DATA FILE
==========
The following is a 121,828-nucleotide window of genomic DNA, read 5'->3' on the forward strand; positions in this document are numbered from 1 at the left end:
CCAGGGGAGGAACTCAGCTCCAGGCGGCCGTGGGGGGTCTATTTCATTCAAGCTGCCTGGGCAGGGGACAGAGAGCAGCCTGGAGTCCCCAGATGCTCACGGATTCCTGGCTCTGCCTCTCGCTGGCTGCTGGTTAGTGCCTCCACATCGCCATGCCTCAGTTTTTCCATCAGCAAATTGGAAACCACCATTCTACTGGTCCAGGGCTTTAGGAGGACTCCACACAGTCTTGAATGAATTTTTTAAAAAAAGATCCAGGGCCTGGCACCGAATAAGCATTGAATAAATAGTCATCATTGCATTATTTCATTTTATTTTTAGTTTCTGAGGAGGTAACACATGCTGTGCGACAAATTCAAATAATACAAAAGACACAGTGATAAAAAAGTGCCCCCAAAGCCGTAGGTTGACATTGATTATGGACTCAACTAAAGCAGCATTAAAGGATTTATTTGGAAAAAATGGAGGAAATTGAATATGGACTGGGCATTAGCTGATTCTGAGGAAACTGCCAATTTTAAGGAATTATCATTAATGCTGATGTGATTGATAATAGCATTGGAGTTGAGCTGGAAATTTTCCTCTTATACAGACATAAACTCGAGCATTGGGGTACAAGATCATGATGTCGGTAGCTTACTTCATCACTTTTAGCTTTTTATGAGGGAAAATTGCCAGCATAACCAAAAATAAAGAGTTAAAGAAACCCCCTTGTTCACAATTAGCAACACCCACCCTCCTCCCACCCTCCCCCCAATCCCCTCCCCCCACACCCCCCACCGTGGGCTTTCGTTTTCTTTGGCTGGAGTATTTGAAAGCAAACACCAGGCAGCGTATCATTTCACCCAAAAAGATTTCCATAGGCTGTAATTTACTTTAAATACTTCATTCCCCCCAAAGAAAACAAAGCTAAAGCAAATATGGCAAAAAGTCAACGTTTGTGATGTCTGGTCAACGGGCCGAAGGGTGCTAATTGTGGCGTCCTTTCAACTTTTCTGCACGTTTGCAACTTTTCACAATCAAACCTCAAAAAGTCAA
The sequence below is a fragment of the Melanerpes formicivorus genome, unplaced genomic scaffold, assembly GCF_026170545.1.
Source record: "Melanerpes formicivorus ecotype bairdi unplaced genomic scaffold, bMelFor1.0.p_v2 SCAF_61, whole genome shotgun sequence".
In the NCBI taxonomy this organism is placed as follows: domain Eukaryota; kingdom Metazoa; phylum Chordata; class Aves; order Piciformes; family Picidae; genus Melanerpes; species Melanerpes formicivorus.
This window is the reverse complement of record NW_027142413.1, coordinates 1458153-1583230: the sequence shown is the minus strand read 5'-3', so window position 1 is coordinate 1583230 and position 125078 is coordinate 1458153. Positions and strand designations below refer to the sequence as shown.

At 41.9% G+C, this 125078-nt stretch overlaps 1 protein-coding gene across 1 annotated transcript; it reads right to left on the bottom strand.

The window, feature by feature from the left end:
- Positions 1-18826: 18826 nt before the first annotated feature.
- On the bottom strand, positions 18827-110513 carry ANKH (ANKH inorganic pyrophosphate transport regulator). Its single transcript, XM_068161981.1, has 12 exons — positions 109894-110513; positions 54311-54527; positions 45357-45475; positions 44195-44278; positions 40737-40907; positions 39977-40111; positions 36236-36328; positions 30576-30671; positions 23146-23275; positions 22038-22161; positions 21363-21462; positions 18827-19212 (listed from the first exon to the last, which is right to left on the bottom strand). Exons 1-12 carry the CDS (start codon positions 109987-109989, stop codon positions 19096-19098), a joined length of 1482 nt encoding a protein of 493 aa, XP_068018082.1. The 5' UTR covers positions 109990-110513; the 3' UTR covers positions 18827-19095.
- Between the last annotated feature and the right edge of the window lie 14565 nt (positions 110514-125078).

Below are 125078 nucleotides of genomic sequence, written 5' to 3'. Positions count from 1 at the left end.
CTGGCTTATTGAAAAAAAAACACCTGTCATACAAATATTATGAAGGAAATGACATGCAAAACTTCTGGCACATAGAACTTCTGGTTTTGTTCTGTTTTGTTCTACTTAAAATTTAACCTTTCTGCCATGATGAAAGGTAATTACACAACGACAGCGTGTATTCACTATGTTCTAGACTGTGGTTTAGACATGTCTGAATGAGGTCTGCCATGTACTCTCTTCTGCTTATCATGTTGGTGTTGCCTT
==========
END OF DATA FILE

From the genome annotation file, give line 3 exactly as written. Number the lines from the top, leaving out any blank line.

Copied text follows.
The sequence below is a fragment of the Melanerpes formicivorus genome, unplaced genomic scaffold, assembly GCF_026170545.1.